A Fort Wayne, Indiana woman who forced her 2-year-old son to drink a concoction of olive oil and vinegar because she thought it would exorcise a demon from him has been convicted of murder.
Latisha Lawson also was convicted of neglect and battery charges, the Journal Gazette reported. Jurors deliberated for about five hours Friday before finding her guilty. Lawson faces at least 45 years in prison when she is sentenced next month.
Lawson, 31, forced her two-year-old son Jezaih to drink a vile mixture of olive oil and vinegar as part of a ritual to drive the devil from his body.
As he choked on the liquid she held her hand over his mouth to stop him vomiting and crushed his neck, writes The Telegraph:
She had become convinced that her son was possessed and blamed herself because she did not profess her love for God while she was pregnant.
Lawson and another woman, who also believed her children were possessed, fed the mixture to four children at their home in Fort Wayne, Indiana.
Three of the children immediately vomited up the mixture, but Lawson held her hand over her son’s mouth to keep the liquid down.
An autopsy ruled he had died from having his neck compressed.
Police said Lawson kept Jezaih’s body in a plastic sack for more than a year after his November 2009 death until she was arrested on December 21.
Lawson told jurors she was convinced her son was possessed by demons as his behaviour had changed.
A jury of six men and six women deliberated about five hours Friday before finding Lawson guilty of all the charges prosecutors brought against her, the Journal Gazette reports:
She was found guilty of murder, battery causing death and neglect of a dependent causing death concerning her son, as well as neglect of a dependent causing injury, neglect of a dependent and battery for allegedly beating and neglecting her 10-year-old daughter.
Lawson’s dramatic, and consistent, testimony wrapped up the evidence in the four-day trial.
Prosecutors argued Lawson deliberately killed the toddler out of frustration with his tantrums and sleepless nights.
But her attorney said she was obviously under the power of some type of delusion, having given herself over completely to a religious fervor that supplanted reality. […]
She believed she saw the demon Marzon transform her son’s physical shape. She said she believed the toddler was completely overtaken, and the more information God gave her about the demon, the more changes she saw in her baby son.
Lawson said she believed her son became possessed because of how she lived her life when she was pregnant with him.
“I had no love in my heart for life. I had no love in my heart for God,” she said. “He was pretty much grown in hate.”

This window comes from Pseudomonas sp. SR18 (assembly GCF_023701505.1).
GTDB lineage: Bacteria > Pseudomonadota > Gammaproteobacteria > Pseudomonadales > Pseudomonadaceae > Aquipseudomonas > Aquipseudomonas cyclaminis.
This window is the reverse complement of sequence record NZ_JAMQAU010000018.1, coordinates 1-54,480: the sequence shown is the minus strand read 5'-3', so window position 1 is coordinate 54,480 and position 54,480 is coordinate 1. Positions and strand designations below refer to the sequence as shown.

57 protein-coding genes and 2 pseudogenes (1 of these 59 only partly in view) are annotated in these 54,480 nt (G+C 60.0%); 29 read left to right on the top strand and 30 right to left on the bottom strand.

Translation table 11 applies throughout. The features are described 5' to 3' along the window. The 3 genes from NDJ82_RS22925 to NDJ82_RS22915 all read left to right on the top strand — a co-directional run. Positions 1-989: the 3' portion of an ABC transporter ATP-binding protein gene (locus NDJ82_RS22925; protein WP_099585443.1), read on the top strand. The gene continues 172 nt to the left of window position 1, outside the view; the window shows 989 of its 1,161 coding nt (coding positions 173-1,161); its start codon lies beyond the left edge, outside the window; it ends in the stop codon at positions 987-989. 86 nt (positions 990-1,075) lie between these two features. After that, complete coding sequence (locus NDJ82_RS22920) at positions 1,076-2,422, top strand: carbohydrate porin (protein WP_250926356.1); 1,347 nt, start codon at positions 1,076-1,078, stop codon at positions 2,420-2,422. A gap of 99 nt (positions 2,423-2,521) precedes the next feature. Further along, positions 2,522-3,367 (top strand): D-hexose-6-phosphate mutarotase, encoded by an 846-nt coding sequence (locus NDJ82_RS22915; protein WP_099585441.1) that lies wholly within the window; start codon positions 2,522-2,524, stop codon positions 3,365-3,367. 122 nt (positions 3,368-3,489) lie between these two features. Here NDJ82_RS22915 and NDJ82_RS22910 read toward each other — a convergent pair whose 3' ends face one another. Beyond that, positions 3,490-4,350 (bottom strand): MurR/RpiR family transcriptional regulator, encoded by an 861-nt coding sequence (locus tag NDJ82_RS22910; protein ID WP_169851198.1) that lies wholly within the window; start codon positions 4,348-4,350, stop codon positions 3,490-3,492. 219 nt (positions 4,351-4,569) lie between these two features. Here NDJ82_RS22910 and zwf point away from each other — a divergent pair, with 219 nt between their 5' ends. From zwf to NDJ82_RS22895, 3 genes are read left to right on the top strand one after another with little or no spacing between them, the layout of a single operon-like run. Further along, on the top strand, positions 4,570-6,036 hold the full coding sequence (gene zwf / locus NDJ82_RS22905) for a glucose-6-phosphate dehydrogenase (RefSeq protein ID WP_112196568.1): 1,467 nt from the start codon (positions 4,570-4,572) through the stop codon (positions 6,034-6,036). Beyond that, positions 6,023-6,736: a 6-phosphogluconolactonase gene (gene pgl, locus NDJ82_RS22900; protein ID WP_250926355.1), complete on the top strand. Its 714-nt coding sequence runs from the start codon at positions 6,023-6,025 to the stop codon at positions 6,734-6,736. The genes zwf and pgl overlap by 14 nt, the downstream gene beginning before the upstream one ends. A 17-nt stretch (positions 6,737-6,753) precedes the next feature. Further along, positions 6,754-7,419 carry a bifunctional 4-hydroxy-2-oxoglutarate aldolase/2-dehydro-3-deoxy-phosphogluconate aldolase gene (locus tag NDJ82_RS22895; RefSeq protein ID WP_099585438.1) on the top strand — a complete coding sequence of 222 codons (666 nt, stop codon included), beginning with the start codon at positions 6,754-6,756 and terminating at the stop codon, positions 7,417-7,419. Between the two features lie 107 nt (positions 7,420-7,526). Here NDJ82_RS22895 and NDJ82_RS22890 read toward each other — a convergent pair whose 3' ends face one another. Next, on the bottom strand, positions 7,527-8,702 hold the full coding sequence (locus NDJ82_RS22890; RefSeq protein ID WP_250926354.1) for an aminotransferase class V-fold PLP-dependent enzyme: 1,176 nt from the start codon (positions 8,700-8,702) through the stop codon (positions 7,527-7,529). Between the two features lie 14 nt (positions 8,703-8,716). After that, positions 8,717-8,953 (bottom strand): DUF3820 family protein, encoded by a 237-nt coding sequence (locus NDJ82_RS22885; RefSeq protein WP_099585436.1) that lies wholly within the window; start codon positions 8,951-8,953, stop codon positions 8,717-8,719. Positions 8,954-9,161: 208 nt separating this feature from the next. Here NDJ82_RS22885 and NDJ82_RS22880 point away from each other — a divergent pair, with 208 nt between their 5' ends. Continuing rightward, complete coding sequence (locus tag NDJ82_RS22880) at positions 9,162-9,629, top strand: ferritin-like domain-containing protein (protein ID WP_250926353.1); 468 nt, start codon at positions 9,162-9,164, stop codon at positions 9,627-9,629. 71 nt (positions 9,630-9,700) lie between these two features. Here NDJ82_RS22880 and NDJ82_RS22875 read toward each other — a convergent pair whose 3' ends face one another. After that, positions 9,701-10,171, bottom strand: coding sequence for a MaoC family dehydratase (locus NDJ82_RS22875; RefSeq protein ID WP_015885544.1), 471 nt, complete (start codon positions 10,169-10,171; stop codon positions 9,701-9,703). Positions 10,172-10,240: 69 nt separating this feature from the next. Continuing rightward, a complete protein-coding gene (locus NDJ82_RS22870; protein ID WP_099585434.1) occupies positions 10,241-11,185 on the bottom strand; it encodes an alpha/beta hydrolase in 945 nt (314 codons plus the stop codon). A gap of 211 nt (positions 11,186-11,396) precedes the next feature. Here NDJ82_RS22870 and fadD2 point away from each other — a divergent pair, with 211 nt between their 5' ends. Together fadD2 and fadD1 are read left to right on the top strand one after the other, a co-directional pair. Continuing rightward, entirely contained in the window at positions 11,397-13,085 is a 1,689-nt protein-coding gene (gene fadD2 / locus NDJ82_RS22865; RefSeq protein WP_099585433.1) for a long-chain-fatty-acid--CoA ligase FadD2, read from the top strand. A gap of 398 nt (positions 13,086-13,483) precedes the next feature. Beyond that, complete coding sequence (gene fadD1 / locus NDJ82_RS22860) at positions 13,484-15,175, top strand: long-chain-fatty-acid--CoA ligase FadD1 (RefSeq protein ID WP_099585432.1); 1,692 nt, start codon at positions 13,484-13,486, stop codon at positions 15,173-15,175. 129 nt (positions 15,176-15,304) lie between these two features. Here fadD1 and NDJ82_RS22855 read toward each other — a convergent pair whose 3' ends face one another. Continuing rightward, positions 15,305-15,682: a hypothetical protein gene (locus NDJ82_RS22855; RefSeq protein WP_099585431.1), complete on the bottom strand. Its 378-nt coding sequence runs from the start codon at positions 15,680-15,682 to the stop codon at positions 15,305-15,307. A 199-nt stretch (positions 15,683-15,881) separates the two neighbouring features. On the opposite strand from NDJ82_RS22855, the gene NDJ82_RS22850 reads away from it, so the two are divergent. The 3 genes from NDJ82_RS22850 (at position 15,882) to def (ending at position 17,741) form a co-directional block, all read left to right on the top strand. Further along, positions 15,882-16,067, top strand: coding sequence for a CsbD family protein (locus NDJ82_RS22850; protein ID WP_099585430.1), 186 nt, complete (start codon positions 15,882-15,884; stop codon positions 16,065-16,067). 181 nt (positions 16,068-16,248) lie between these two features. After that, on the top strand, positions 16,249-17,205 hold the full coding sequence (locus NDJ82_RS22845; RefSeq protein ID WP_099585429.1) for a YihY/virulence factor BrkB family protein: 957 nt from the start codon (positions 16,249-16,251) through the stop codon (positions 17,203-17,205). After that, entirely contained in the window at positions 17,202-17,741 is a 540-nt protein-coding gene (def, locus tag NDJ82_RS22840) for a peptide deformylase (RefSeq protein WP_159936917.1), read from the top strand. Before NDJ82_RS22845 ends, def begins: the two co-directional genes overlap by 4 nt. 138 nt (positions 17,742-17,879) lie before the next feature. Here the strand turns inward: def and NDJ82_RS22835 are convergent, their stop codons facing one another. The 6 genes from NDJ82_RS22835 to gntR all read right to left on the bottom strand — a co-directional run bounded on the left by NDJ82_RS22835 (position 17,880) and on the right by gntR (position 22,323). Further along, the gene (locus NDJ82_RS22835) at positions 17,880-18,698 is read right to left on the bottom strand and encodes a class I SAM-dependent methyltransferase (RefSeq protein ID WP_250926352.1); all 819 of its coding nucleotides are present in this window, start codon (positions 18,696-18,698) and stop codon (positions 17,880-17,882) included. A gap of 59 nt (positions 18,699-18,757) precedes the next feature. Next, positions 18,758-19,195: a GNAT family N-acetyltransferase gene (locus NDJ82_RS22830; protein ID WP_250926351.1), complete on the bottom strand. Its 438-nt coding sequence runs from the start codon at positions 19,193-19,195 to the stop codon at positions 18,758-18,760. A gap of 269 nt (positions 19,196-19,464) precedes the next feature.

She said she knew it was the time to exorcise the demons that affected all in their home because God told her so.
“It wasn’t something I planned,” she said.
Lawson prayed, “pleaded the blood of Jesus” to protect the child’s body so when Marzon came out, the baby would be unharmed.
“I knew and believe I was interacting with a demon at that time,” she said. […]
After he died, Lawson sought no help and ordered the children not to tell anyone. Instead she and Hawkins put the body on Hawkins’ bed, praying over it, sleeping with it and believing God would bring Jezaih back.
“I went in and just asked God to bring him back,” she said, sobbing. “He did it in the Bible. He did it with Lazarus. He did it with a child in the Bible.”
So great was Lawson’s belief in her son’s soon resurrection, she and Hawkins bought him a small blue hat and a pair of “house shoes” a few months after his death.
Natasha Hawkins, Lawson’s roommate participated in the exorcism, which she also applied to her own children. The Journal Gazette says:
Hawkins has also been charged in connection with Jezaih’s death. In March, prosecutors charged Hawkins with aiding in battery causing death, neglect of a dependent causing death and assisting a criminal, as well as four counts of battery related to her alleged treatment of her own children, according to court documents.
Hawkins is scheduled to stand trial later this year.
We appreciate your support
Our website includes affiliate links, which means we get a small commission — at no additional cost to you — for each qualifying purpose. For instance, as an Amazon Associate Religion News Blog earns from qualifying purchases. That is one reason why we can provide this service free of charge.